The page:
On Thursday, February 18, 2021, the Association of Central Eurasian Students at Indiana University (ACES) hosted Fatema Jafari for a brown bag talk titled “Afghan Women and Two Decades of Democracy.” Fatema Jafari is an Afghan women’s rights advocate and a former member of the Herat Provincial Council, where she has served on several committees related to women’s rights. Jafari began her talk by reflecting on her experiences as a teenage refugee in Iran and her early efforts to organize underground schooling opportunities for Afghan children barred by Iranian authorities from receiving a formal education. Jafari then moved on to her return to Afghanistan, her work as a midwife and a USAID-funded educator in the Herat province, and her eventual decision to seek political office to become a more effective advocate for women’s health and women’s rights. She was eventually elected as a councilwoman despite problems with corruption in local politics and her family’s initial opposition to her political career.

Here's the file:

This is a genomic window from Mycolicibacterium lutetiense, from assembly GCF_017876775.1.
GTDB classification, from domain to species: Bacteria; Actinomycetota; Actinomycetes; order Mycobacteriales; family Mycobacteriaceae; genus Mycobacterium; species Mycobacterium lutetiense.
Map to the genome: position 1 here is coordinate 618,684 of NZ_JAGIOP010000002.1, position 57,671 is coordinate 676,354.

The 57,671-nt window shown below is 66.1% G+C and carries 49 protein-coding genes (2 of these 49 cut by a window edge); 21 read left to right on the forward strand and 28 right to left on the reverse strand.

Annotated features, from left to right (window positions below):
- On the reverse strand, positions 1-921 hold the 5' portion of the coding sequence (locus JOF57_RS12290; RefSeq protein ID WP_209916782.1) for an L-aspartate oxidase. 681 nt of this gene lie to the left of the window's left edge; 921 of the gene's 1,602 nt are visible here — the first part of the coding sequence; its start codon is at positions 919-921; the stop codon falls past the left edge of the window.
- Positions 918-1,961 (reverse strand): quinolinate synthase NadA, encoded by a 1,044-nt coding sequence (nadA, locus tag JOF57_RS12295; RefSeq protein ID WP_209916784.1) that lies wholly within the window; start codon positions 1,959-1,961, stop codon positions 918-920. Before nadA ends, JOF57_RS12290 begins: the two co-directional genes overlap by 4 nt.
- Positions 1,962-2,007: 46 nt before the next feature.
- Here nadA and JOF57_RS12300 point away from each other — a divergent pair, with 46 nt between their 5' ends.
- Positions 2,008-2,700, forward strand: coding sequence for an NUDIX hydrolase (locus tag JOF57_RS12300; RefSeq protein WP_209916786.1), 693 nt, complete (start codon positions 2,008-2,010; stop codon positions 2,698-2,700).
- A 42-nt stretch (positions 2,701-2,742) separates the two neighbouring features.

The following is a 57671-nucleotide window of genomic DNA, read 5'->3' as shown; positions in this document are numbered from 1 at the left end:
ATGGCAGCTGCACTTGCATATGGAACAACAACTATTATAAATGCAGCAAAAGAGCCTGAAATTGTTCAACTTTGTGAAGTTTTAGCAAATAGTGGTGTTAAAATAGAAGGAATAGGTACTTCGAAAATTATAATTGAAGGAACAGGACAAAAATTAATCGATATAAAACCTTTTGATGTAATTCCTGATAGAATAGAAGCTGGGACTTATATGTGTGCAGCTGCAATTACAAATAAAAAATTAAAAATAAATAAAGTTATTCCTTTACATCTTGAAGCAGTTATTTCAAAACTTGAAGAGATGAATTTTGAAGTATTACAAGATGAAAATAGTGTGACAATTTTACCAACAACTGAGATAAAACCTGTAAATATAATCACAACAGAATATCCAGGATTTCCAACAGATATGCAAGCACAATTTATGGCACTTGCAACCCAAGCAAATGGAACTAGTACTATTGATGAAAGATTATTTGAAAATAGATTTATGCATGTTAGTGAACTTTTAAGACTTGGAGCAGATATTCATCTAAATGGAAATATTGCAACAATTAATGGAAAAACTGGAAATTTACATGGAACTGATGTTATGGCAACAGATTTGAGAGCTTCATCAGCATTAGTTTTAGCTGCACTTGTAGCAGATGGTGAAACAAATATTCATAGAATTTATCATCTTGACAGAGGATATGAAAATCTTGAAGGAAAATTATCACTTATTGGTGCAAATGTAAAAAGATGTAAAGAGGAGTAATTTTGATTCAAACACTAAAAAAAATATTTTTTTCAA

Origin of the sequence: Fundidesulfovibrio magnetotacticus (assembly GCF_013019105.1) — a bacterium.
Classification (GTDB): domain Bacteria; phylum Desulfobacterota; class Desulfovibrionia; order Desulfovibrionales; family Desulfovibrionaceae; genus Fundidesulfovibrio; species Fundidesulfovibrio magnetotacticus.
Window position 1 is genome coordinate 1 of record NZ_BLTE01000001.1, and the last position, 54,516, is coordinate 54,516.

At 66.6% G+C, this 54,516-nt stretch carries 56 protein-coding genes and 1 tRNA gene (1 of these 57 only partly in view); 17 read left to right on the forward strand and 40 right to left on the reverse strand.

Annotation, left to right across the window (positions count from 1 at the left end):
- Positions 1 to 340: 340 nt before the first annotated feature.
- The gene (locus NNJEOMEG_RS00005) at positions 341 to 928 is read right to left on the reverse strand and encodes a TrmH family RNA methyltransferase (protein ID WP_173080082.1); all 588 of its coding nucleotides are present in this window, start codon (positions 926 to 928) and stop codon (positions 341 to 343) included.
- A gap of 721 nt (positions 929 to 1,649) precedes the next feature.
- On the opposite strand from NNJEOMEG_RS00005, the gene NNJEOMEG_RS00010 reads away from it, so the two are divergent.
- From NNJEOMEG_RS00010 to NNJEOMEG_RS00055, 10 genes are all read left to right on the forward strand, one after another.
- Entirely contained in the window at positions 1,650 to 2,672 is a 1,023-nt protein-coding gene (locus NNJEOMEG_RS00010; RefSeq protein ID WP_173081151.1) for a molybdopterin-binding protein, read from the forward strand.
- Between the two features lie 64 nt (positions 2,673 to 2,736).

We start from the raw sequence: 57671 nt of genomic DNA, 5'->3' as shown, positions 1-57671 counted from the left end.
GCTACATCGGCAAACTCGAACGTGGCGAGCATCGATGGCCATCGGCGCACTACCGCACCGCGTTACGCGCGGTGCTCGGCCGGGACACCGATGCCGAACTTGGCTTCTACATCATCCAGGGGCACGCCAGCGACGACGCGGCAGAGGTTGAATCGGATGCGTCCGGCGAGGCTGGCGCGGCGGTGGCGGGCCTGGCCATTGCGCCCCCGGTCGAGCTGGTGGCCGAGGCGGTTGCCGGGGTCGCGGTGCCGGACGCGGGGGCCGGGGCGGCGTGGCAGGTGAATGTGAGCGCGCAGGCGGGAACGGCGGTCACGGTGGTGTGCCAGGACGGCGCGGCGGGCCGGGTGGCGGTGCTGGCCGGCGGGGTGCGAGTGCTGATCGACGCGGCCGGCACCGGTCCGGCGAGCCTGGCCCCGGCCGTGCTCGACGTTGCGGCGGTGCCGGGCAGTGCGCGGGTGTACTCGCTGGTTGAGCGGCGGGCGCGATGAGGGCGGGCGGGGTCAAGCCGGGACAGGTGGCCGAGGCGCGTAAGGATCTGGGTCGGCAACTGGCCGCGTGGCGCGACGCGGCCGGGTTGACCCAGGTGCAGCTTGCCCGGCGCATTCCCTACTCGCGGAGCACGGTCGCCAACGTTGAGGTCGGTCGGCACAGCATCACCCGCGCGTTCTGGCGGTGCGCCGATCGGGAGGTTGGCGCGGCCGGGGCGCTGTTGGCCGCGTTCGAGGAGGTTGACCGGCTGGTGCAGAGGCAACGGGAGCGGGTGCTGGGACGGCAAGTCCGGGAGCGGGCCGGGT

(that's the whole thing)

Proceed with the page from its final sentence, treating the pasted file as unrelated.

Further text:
Though Jafari has since left elected office, largely due to corruption and threats to her life from opponents, she hasn’t given up her activism and still works as an advocate for Afghan women. Among the positive effects of women’s activism, Jafari mentioned the growth of initiative and self-reliance in Afghan communities. Where previously getting an Afghan family to send its daughter to school would take no small amount of convincing and financial incentives from USAID, families are now increasingly willing to raise money and donate land to establish schools for girls in their communities.
Jafari’s talk was followed by a lively discussion with the audience that touched on such issues as the role of families in supporting Afghan women, the future of Afghan democracy, the changes that would need to happen for Jafari to once again feel safe in Herat, the concrete anti-corruption measures taken by Jafari and her fellow provincial council members, and the potential legalization of the Taliban as a political party in the near future.
This and other talks in the ACES brown bag series are made possible by the support of the Inner Asian and Uralic National Resource Center at Indiana University.